Peak Extracts was the first cannabis company to make the transition from medical to recreational. Was that process harder being a company run by women?

Getting a facility licensed in Portland was an absolute bear. We even had to hire a man to pretend to work for our company! We were stuck with this one inspector who would come in and just say, "Who are you going to get to run this machine?" We'd say, "We've used this machine for three years, we know how to run it," but he wouldn't believe us. So I asked my friend Andrew, an engineer who looks like Erik the Red, to show up 10 minutes before an inspection, cross his giant arms, and stroke his red beard. Just like that, we got passed. It was kind of amazing.

Portland has a long history of progressive ideals in regards to LGBTQ rights and protections. Does that extend to the cannabis industry?

With regard to homophobia, I feel like it's actually been more from women, which has been interesting because there are feminist aspects to the cannabis industry and its politics. In the beginning, we thought, wow, this is a women-run space and we have an opportunity to have all these women-run companies and we're gonna support each other! Then it kind of moved into this aesthetically hyper-feminine, gender-driven space. As a queer company, we felt kind of excluded from that, like we're not pretty or stylish enough to be part of that clique. In a sense, I felt excluded from the women-run companies because we're queer, and I felt excluded from the men-run companies because we're women. We're just in this kind of interesting place in the middle.

What advice would you give to other women and LGBTQIA entrepreneurs starting out in the cannabis industry?

Find some allies. Mentorship is really huge, and I think that's why it's been so hard for women to crack into any industry, especially science, technology and business. Men have built-in mentorship opportunities. Women have to look for them, ask for them, and be explicit about it. Try to seek that out. And make sure you have support from outside the queer community. Like, what would we have done without Andrew? We would have died on that hill. And having people outside of the industry who are female or queer who can go to bat for you is key. There will be so many ways you'll have to interlay with other industries, it's good to have stepping stones.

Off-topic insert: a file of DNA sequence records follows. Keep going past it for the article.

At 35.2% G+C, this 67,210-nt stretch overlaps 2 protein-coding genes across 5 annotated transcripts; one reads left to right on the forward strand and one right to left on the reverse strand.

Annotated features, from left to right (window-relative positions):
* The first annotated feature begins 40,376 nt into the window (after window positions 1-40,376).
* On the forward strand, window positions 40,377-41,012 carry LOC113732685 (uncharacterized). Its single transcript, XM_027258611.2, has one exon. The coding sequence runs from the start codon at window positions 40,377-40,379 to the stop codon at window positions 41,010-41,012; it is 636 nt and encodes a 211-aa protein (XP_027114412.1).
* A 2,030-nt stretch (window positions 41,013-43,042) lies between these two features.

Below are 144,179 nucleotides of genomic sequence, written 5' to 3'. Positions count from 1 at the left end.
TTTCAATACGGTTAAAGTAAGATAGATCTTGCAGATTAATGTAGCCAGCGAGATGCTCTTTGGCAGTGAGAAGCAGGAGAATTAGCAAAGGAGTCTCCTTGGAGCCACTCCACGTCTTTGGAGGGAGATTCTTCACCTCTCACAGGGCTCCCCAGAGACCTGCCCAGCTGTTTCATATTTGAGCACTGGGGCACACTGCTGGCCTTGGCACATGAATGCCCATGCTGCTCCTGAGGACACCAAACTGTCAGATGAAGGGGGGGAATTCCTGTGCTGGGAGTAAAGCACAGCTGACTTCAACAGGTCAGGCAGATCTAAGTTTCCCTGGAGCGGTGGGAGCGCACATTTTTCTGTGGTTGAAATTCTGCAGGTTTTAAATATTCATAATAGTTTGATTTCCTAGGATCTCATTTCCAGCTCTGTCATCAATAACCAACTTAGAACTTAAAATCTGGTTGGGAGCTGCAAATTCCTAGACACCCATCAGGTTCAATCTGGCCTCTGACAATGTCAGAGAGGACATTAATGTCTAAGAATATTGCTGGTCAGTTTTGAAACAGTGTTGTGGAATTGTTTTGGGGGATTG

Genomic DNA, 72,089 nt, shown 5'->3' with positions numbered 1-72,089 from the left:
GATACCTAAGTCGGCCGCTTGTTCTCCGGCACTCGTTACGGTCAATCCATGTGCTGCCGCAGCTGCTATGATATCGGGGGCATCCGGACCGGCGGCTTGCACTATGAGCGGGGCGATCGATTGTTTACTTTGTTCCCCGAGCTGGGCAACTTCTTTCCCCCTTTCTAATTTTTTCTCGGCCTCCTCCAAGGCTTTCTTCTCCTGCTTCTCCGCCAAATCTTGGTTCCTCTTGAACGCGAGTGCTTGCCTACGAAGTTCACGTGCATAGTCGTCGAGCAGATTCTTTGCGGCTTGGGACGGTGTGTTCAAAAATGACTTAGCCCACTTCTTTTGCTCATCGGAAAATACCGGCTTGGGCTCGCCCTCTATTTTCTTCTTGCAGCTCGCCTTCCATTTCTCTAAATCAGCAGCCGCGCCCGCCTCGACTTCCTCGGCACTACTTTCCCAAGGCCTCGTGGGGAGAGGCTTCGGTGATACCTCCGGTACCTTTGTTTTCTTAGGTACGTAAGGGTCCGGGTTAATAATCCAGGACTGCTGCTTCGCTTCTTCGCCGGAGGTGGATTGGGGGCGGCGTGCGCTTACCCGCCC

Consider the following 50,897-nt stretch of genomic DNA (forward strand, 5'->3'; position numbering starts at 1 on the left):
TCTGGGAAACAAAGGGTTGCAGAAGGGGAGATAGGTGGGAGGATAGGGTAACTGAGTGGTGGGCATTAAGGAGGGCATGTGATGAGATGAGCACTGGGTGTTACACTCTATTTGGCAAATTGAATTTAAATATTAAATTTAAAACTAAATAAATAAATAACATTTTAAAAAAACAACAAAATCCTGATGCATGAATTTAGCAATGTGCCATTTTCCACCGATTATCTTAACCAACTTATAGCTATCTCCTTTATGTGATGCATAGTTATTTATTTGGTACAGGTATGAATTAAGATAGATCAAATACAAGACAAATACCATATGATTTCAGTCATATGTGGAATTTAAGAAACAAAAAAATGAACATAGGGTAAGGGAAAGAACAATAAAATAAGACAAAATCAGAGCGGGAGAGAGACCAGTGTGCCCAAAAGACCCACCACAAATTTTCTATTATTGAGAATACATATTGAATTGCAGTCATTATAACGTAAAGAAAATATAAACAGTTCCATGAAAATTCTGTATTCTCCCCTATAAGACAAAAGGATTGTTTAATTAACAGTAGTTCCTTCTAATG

How is Peak Extracts addressing disparities caused by cannabis prohibition?

We are completely blind to cannabis convictions when hiring, and we are very vocal about it. We don't have a very large team, but as we expand we are trying to be thoughtful. It's crucial moving forward that we try to right some of these wrongs. One of the biggest problems in the cannabis industry right now is that people assume if you have experience running Coca-Cola that you're gonna be great at running a cannabis company. There's just a lot of things that are different about cannabis than any other industry. We should be hiring in as much as possible.

What are you reading in quarantine?

A steady diet of trashy lesbian romance novels.

BUY: Shop Peak Extracts' strain-specific hemp products at peakextracts.com.